3 In-flight entertainment trends to watch in 2013

IFE Trends 2013

Who doesn’t love a little prognosticating?

As we’ve been putting our plans in place for the coming year(s), we’ve been reviewing key trends in the in-flight entertainment industry. We decided to pass along a few of those that we consider the most important to keep an eye on.

Bring Your Own Device

Any trend list that doesn’t contain passenger owned devices would be mistaken.

Just last month, ATWOnline.com reported that the US Federal Aviation Administration (FAA) has put together a group charged with researching portable electronic devices during a six month study.

The study, which will review current inflight PED policies and procedures, will ‘determine when these devices can be used safely during flight.’ It will not consider the use of cell phones for voice communications during flight as that is prohibited by the US Federal Communications Commission. (ATWOnline.com)”

Airline provided systems still experience high uptake so don’t start tearing your system out just yet. But the day for streaming systems is dawning, which is evident by how many IFE manufacturers have featured streaming systems at recent industry events.

You can find specifics on the types of devices being brought onboard and how passengers use them in our 2012 Passenger Survey Report.

Gate-to-Gate Entertainment

British Airways took a big step last November, as reported by Canoe.ca, when it received approval from the Civil Aviation Authority allowing passengers to begin using the IFE system from the moment they reach their seats until their final destination.

All in all, the airline calculates that with the new regulation, passengers will have an extra hour of viewing time…The agreement was reached following a series of trials that showed that the new in-flight system does not present any safety issues. (Canoe.ca)”

Air Canada has offered gate-to-gate entertainment on some of its routes since 2009.

Adding almost an hour to entertainment time improves the value proposition of IFE systems to passengers and airlines.

  • For passengers, the extra time means entertaining kids longer, starting your vacation sooner, etc.
  • For airlines, an extra hour means short haul routes that could not previously support an IFE system because there just wasn’t enough time could now use IFE. That additional time also exposes passengers to more advertising opportunities.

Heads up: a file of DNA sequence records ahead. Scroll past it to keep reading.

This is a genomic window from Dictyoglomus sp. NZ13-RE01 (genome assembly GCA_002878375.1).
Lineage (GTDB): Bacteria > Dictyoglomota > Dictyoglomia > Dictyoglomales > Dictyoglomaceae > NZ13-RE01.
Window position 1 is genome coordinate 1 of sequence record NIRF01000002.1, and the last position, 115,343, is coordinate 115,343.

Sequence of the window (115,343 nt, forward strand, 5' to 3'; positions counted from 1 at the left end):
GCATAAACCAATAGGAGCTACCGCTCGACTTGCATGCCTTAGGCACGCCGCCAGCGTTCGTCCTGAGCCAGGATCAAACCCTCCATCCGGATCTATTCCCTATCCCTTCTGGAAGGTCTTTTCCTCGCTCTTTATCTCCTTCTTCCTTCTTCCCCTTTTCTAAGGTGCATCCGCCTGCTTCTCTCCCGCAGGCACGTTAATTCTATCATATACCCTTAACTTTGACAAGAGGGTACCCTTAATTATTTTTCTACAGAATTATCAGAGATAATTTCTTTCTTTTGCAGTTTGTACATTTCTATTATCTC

Using IFE to Provide Solutions

For decades, passengers have been dealt with being cut off from everyone, including the airline providing the flight, as soon as the door closes. If you needed something, then you pushed the call button and hoped the flight attendant was having a good day.

Social media has taught consumers two lessons: anyone can be accessed via a computer or smart device and companies should respond in real time.That trend manifests itself in two interesting ways in-flight.

  1. When you board a Virgin American flight, the screen in front of you asks if you want to upgrade. You can pull out your card, pay and only then does the flight attendant become involved. In other words, the IFE system provides a solution, possibly to a problem you didn’t even know you had yet, through innovative marketing and product bundling.
  2. Passengers can use real time communication services such as instant message or Twitter to interact with airlines while in-flight to solve problems before they become viral videos or sensational news in the blogosphere. Again, this potential removes the involvement of flight crew.

The idea is two simply change how we see IFE systems. Generally, we think of them as just an entertainment box. Phones were just that, devices for calling people, until Steve Jobs came out with the iPhone. True innovation has high, potential gains.

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About Ben Fuller

Ben, originally from the Seattle area, has traveled the globe over the last 15 years working in sales and marketing for several technology companies. He is now the Director of Sales for Central and South America at digEcor.

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